As an intermediate gas in the Ostwalds process for manufacture of nitric(V) gas.

6. State and explain the observation made when nitrogen (II) oxide is exposed to the atmosphere.

Observation–brown fumes produced/evolved that turn blue litmus paper red.

Explanation- Nitrogen (II) oxide gas on exposure to air is quickly oxidized by the air/ oxygen to brown nitrogen (IV) oxide gas. Nitrogen (IV) oxide gas is an acidic gas.

Chemical equation 2NO (g)+ O2(g)->  2NO2 (g)

 (colorless)  (brown)

ii) Nitrogen (IV) oxide (NO2)

a) Occurrence

Nitrogen (IV) oxide occurs -naturally from active volcanic areas.

-formed from incomplete combustion of the internal combustion engine of motor vehicle exhaust fumes.

-from lightening

b)Preparation

The set up below shows the set up of apparatus that can be used to prepare Nitrogen (IV) oxide in a school laboratory.

 

Image From EcoleBooks.com

c) Properties of nitrogen (IV)oxide (Questions)

1. Write the equation for the reaction for the school laboratory preparation of Nitrogen (II) oxide.

Chemical equation Cu(s) + 4HNO3(aq) -> 2H2O (l)+2NO 2(g) +Cu(NO3)2(aq)

Chemical equation Zn(s) + 4HNO3(aq) -> 2H2O (l)+2NO 2(g) +Zn(NO3)2(aq)

Chemical equation Fe(s) + 4HNO3(aq) -> 2H2O (l)+2NO 2(g) +Fe(NO3)2(aq)

2. State three physical properties of Nitrogen (IV) oxide.

-soluble/dissolves in water.

-brown in colour

-has pungent irritating poisonous odour/smell

-denser dense than air

-turns blue litmus papers to red

3. State and explain the observation made when Nitrogen (IV) oxidegas is bubbled in water.

Observation–The gas dissolves and thus brown colour of the gas fades

-A colourless solution is formed

-solution formed turns blue litmus papers to red

 -solution formed has no effect on red

Explanation-Magnesium burns in air to produce enough heat/energy split/break Nitrogen (IV) oxide gas dissolves then react with water to form an acidic mixture of nitric(V) acid andnitric(III) acid.

Chemical equationH2O (l) + 2NO 2(g)->HNO3(aq) + HNO2(aq)

 (nitric(V) acid) (nitric(III) acid)

4. State and explain the observation made when a test tube containing Nitrogen (IV) oxide is cooled then heated gently then strongly.

Observation on cooling

 -Brown colour fades

 -Yellow liquid formed

Observation on gentle heating

  –Brown colour reappears

Yellow liquid formed changes to brown fumes/gas

Observation on gentle heating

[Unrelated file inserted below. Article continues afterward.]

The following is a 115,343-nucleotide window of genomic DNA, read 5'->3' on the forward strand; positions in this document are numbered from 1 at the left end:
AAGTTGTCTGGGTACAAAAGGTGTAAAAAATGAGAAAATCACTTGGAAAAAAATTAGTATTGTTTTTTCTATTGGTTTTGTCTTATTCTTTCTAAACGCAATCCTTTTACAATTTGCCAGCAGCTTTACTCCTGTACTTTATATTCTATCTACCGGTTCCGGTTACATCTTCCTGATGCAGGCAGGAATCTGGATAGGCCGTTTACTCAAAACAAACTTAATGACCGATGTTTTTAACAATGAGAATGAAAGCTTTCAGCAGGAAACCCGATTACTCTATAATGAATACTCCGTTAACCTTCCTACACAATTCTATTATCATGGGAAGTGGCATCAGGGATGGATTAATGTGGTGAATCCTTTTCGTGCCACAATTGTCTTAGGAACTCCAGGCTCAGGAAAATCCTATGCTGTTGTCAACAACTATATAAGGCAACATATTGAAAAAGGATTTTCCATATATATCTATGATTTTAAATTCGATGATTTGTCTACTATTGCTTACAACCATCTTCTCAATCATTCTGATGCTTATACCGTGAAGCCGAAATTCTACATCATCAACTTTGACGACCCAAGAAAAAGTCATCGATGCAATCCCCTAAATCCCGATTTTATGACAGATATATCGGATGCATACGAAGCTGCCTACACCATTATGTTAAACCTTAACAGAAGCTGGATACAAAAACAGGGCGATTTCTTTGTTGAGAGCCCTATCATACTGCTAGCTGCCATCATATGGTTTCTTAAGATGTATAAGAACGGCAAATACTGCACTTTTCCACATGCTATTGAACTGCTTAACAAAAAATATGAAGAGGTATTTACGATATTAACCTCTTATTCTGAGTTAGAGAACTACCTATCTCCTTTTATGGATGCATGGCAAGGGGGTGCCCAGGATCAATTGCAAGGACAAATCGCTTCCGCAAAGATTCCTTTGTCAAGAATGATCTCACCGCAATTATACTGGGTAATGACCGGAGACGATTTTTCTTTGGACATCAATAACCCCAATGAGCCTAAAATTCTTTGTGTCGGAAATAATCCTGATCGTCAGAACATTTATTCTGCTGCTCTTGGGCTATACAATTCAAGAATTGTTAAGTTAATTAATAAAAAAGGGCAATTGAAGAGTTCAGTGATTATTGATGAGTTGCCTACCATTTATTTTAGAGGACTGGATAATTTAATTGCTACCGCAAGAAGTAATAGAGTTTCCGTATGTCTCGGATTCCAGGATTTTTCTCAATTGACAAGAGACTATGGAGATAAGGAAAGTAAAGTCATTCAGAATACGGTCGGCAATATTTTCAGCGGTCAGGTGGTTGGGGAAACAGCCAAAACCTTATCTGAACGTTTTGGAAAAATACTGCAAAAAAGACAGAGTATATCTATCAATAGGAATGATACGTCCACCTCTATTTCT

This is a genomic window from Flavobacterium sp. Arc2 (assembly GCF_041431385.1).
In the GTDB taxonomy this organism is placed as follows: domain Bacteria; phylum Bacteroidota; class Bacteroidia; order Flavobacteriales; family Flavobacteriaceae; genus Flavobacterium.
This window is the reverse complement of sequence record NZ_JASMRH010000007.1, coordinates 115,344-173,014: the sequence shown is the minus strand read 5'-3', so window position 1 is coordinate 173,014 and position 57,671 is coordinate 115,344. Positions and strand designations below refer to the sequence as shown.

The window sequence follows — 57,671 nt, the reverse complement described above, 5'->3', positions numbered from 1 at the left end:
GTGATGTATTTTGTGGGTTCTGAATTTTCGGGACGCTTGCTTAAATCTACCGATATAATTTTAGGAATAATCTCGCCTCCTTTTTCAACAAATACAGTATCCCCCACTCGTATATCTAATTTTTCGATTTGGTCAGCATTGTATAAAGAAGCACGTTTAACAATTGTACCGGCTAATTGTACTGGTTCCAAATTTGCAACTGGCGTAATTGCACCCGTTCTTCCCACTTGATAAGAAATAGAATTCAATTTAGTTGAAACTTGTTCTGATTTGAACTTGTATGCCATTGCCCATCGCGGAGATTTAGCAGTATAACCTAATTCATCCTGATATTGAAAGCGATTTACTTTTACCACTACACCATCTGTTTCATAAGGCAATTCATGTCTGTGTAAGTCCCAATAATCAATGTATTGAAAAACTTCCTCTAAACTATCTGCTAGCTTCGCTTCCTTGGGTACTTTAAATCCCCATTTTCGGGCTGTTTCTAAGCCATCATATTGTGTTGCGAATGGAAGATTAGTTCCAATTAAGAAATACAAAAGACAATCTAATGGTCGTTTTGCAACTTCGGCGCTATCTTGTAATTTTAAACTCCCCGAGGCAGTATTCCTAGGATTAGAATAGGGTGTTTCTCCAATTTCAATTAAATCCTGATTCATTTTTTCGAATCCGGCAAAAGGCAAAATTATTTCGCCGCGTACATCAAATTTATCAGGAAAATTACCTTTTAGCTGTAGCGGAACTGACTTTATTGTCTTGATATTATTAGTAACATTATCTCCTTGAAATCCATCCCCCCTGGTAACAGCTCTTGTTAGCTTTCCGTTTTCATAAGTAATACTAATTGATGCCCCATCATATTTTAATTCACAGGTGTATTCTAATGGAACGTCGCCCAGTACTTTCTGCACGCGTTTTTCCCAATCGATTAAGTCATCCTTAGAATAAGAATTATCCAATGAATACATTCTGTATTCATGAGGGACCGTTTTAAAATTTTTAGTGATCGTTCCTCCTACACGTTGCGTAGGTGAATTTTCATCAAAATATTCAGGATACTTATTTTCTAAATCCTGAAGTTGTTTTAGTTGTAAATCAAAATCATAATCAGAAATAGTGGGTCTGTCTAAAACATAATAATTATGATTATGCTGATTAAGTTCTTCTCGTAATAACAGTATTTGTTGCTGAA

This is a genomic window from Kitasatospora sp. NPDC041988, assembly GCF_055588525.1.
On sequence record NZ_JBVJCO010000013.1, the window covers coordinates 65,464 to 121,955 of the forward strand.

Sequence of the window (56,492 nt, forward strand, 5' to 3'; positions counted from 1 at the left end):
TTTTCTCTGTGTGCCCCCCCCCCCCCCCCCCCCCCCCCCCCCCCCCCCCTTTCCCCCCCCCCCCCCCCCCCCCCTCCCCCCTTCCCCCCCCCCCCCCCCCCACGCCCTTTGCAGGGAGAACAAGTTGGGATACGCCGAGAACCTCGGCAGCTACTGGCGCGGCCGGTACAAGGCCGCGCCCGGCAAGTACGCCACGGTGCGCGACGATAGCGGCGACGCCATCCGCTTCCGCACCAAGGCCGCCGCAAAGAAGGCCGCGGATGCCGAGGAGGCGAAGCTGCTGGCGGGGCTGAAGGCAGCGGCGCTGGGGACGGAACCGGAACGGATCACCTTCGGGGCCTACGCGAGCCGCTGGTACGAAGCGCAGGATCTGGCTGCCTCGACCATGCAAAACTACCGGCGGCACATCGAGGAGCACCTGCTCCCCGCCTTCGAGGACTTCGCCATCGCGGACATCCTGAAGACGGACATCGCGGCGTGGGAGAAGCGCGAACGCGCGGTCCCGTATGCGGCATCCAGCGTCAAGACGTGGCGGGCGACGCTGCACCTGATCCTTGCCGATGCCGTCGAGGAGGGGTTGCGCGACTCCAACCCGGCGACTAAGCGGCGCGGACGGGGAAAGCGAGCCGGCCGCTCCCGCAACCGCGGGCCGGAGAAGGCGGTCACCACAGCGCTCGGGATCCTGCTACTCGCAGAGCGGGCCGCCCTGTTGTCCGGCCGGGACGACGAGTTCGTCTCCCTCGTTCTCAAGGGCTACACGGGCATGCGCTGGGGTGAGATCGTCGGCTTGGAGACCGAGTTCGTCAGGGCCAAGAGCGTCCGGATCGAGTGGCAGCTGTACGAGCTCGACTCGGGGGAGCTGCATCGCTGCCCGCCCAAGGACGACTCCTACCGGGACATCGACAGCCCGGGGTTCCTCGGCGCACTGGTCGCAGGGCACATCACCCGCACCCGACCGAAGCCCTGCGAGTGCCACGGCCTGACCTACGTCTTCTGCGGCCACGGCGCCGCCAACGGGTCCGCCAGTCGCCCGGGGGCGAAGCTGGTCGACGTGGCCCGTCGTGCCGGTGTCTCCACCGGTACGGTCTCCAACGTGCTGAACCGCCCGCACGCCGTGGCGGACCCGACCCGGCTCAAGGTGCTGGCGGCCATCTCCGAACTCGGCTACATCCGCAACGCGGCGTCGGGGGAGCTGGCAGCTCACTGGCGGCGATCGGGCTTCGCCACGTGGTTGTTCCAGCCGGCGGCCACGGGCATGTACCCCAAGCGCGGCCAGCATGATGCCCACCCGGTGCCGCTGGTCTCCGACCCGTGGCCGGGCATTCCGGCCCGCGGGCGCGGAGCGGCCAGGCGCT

–Brown colour fades

brown fumes/gas changes to a colourless gas

Explanation-Brown nitrogen (IV) oxide gas easily liquefies to yellow dinitrogen tetraoxide liquid.When the yellow dinitrogen tetraoxide liquid is gently heated it changes back to the brown nitrogen (IV) oxidegas.When the brown nitrogen (IV) oxide gas is strongly heated it decomposes to colourless mixture of Nitrogen (II) oxide gas and Oxygen.

Chemical equation O2(s) + 2NO (g) ===== 2NO2 (g) ===== N2O4(l)  

(colourless gases) (brown gas) (yellow liquid)

5. State and explain the observation made when a burning magnesium ribbon is lowered in a gas jar containing Nitrogen (IV) oxide.

Observation – Continues to burn with a bright flame

-White solid/residue is formed

-Brown fumes/colour fades

Explanation-Magnesium burns in air to produce enough heat/energy split/break brown Nitrogen (IV) oxide gas into free colourless Nitrogen and oxygen then continues to burn in oxygen to form white solid/ash of Magnesium oxide.

Chemical equation 4Mg(s)  + 2NO 2(g)->  4MgO (s)  + N2(g)

4. State and explain the observation made when the following non metals are burnt then lowered in a gas jar containing Nitrogen (IV) oxide.

 a) Carbon/charcoal

Observation – Continues to burn with an orange glow

-Brown fumes/colour fades

-colorless gas is formed that forms white precipitate with lime water.

Explanation-Carbon/charcoal burns in air to produce enough heat/energy split/break brown Nitrogen (IV) oxide gas into free colourless Nitrogen and oxygen then continues to burn in oxygen to form carbon (IV) oxide gas.Carbon (IV) oxide gas reacts to form a white precipitate with lime water.

Chemical equation2C(s)  + 2NO 2(g)->  2CO2 (g)  + N2(g)  

 b) sulphur powder

Observation – Continues to burn with a blue flame

  -Brown fumes/colour fades  

-colorless gas is formed that turn orange acidified potassium dichromate (VI) to green.

Explanation-Sulphur burns in air to produce enough heat/energy split/break brown Nitrogen (IV) oxide gas into free colourless Nitrogen and oxygen then continues to burn in oxygen to form sulphur (IV) oxide gas.Sulphur (IV) oxide gas turns orange acidified potassium dichromate (VI) to green.

Chemical equation2S(s)  + 2NO2 (g)->  2SO2 (g)  + N2(g)  

c) Phosphorus

Observation- Continues to produce dense white fumes

-Brown fumes/colour fades